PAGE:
The Bruckner Society acquires Robert Heger's conducting score for the Symphony No. 6

The Bruckner Society acquires Robert Heger's conducting score for the Symphony No. 6
The Bruckner Society of America was the successful bidder for a marked up conductor's score of Bruckner's Symphony No. 6 that was once owned by conductor, Robert Heger. The Society is in the process of having the score scanned in order that researchers and Society members will have access to Heger's markings.

Below is the auction house's description:

BRUCKNER, Anton 1824-1896. Samtliche Werke 6. Band VI. Symphonie A-Dur (Originalfassung) Vorgelegt von Robert Haas Partitur-Sonderausgabe. [Full score]. Wien: Musikwissenschaftlicher Verlag ... der Internationalen Bruckner-Gesellschaft, [1935].

Folio. Black cloth with titling to upper. [i] (blank), [i] (series title), [i] (title), [i] (credits to Siegmund von Hausegger and Elsa Kruger and copyright notice), [i] (secondary title), [i] (blank), 3-140 pp.

From the collection of the German conductor and composer Robert Heger, with his signature in blue ink to upper right corner of title.

Extensively marked up in pencil, blue pencil and red crayon by Heger, with textual notes in pencil, in German, to credits/copyright page relative to timing: "Dauer I. Satz Maestoso 13' II. [Satz] Adagio 14' III. [Satz] Scherzo 6' IV. [Satz] Finale 12' [Total] 45'" and with a textual quotation from Ernst Decsey on the present symphony to lower portion of secondary title.

Small stain to pp. 122-23; pp. 127-28 partially detached; professional repair to pp. 75-76. (24724)

First scholarly edition. Grasberger 106. As is the case with early editions of Bruckner's symphonies, the first edition (published posthumously by Doblinger in 1899) introduces a number of changes not originating with Bruckner; their extent, however, in not as large as in those of other Bruckner symphonies.

Heger (1886-1977) studied in Strasbourg with Franz Stockhausen (1900-02) and in Munich with Schillings (1907-08). His career included posts at the Staatsoper in Munich, Vienna and Berlin. "[His] reputation as a conductor, enhanced by his numerous appearances at Covent Garden (between 1925 and 1935, and in 1953 for the Bavarian premiere of Strauss's Capriccio with the Staatsoper) and by his famous abridged commercial recording of Der Rosenkavalier with Lotte Lehmann and Elisabeth Schumann, has tended to overshadow his achievements as a composer. In general he followed the late Romantic traditions of Strauss, Reger and Pfitzner without achieving any distinctive originality. Nonetheless, he wrote extremely effectively for orchestra, and such works as the Verdi-Variationen (1933) featured in concert programmes during the 1930s. 1/ Erik Levi in Grove Music Online.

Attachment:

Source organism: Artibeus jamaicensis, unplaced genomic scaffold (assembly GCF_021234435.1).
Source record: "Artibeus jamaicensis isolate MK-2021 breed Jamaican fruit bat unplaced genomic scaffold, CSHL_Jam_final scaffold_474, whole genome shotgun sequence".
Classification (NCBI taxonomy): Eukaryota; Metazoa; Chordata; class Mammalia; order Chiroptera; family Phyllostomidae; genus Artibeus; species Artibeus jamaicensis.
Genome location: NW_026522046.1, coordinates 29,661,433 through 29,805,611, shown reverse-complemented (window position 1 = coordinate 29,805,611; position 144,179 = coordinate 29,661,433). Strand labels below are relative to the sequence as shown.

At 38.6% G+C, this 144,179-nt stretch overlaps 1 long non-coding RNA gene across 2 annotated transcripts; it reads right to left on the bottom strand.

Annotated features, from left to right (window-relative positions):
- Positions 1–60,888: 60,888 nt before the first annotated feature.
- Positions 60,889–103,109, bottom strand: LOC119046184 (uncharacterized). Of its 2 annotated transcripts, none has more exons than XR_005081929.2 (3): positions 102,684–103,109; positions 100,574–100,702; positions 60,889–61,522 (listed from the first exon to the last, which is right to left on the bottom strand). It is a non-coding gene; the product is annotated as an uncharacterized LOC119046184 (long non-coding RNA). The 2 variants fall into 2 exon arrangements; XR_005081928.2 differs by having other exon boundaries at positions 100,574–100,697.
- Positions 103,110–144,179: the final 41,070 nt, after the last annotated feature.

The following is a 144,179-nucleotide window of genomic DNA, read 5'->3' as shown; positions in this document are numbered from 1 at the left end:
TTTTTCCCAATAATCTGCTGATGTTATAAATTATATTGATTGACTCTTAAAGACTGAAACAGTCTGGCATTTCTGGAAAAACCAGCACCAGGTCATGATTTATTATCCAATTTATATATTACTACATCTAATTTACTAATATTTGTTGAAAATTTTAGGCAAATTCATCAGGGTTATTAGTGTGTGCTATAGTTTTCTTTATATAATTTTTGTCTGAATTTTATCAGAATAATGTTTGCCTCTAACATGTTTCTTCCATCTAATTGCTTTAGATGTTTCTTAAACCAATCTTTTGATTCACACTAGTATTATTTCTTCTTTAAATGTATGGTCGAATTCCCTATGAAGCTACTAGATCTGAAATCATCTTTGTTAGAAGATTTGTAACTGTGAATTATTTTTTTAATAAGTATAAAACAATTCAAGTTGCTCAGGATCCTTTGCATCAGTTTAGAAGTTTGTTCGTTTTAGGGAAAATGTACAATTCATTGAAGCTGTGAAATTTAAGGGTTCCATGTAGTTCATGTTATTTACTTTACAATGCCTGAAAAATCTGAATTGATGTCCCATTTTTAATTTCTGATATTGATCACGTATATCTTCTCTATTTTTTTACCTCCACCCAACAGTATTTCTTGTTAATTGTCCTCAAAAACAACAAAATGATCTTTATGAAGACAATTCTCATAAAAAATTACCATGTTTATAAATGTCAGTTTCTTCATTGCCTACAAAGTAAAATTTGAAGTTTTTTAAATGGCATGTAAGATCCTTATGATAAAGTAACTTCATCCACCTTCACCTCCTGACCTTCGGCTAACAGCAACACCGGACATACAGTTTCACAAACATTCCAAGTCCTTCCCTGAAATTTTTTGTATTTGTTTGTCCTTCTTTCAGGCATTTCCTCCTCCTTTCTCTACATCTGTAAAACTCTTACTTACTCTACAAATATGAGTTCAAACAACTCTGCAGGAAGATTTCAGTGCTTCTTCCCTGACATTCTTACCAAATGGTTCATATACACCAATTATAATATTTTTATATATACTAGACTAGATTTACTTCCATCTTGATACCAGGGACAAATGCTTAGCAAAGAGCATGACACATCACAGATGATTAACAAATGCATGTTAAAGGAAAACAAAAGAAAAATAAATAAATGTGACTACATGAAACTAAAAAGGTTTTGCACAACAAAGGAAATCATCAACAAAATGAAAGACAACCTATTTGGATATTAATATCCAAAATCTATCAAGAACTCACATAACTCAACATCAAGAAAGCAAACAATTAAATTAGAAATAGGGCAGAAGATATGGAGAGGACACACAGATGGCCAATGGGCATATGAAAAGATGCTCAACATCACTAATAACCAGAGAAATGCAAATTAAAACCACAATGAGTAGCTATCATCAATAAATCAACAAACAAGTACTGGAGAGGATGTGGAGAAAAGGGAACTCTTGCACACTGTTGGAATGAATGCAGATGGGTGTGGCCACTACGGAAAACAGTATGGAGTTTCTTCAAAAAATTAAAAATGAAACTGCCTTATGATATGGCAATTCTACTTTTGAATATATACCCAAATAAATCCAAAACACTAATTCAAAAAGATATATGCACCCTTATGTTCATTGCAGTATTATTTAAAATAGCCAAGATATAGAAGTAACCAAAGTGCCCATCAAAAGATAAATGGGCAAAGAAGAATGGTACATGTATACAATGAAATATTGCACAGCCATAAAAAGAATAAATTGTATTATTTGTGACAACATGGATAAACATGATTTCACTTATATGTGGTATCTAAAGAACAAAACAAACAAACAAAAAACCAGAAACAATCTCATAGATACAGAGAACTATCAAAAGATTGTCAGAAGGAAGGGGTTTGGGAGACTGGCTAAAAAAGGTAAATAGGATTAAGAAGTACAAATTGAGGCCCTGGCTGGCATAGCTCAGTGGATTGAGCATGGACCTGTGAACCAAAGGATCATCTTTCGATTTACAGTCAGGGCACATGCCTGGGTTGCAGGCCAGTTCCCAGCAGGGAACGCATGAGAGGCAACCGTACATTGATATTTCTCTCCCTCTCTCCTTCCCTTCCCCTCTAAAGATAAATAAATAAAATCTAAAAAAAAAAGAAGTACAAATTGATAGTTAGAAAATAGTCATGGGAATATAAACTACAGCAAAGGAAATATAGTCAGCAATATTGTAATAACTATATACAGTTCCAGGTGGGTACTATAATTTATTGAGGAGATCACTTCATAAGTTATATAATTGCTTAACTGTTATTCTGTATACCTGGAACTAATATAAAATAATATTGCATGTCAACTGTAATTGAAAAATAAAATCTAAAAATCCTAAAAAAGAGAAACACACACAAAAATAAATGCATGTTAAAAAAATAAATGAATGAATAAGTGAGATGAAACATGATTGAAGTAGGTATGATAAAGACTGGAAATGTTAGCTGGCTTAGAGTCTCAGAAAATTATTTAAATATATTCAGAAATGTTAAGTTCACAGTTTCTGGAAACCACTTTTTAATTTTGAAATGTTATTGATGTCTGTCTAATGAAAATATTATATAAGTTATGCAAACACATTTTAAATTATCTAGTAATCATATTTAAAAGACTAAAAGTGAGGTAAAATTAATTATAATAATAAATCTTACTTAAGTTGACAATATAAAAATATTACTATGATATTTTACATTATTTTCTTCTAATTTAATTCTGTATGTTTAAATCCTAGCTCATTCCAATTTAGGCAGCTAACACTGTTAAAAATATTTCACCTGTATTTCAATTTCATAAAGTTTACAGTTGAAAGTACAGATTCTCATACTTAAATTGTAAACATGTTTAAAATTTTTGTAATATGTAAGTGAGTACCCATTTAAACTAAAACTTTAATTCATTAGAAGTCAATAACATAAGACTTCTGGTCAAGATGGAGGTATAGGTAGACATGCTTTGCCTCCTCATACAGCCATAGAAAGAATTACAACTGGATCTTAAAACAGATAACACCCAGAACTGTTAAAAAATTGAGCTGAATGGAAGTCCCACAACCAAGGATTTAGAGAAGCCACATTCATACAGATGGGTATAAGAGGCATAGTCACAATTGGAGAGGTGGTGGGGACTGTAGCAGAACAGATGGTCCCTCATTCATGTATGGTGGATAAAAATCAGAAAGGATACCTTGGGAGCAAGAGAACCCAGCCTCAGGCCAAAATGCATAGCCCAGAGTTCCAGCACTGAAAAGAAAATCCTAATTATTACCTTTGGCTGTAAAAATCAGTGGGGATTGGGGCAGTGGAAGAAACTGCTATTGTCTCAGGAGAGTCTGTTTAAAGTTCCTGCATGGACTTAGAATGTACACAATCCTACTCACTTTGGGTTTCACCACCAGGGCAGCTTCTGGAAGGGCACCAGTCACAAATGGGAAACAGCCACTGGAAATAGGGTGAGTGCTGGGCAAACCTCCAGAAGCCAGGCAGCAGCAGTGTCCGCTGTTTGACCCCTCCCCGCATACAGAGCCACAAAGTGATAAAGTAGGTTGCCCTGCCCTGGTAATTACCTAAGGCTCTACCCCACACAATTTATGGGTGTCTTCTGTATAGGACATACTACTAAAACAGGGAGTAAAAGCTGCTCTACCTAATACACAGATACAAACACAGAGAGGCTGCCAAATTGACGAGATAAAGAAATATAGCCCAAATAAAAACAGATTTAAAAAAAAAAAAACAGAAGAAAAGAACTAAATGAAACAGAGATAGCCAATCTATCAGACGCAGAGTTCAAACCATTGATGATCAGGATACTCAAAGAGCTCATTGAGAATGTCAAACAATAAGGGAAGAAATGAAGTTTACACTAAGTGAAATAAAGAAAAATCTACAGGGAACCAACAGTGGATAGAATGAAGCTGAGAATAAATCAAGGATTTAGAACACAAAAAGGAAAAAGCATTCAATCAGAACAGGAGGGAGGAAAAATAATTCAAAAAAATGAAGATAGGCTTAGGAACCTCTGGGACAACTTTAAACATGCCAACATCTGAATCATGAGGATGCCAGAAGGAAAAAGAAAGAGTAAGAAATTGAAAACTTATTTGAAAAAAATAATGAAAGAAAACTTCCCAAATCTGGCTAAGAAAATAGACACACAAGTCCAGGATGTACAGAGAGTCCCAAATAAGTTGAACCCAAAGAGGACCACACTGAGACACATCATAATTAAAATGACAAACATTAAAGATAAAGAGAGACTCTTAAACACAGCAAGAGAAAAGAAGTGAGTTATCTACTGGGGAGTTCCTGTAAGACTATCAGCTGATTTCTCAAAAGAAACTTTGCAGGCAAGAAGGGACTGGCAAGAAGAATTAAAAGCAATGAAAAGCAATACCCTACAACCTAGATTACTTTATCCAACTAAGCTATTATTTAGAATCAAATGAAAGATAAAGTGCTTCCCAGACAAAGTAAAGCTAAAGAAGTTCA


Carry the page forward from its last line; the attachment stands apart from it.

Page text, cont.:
Heger's markup reflects his comparison of the present edition with the first edition of the symphony.

The manuscript quotation to the secondary title credited to Ernst Decsey (J 870-1941) is from his book entitled Bruckner: Versuch eines Lebens (Berlin: Schuster & Loffler, [1920]). Heger copied the same text, albeit with an omission, into his copy of the first edition as well.

Apart from the unfinished Ninth, the Sixth was the only one of Bruckner's numbered symphonies that did not receive a complete performance in the composer's lifetime; only the two middle movements were heard in a concert of the Vienna Philharmonic under Wilhelm Jahn on February 11, 1883. The first performance of all four movements, albeit with cuts, took place with the same orchestra under Gustav Mahler on February 26, 1899. Wilhelm Pohlig's Stuttgart performance on March 14, 1901, was the first complete one.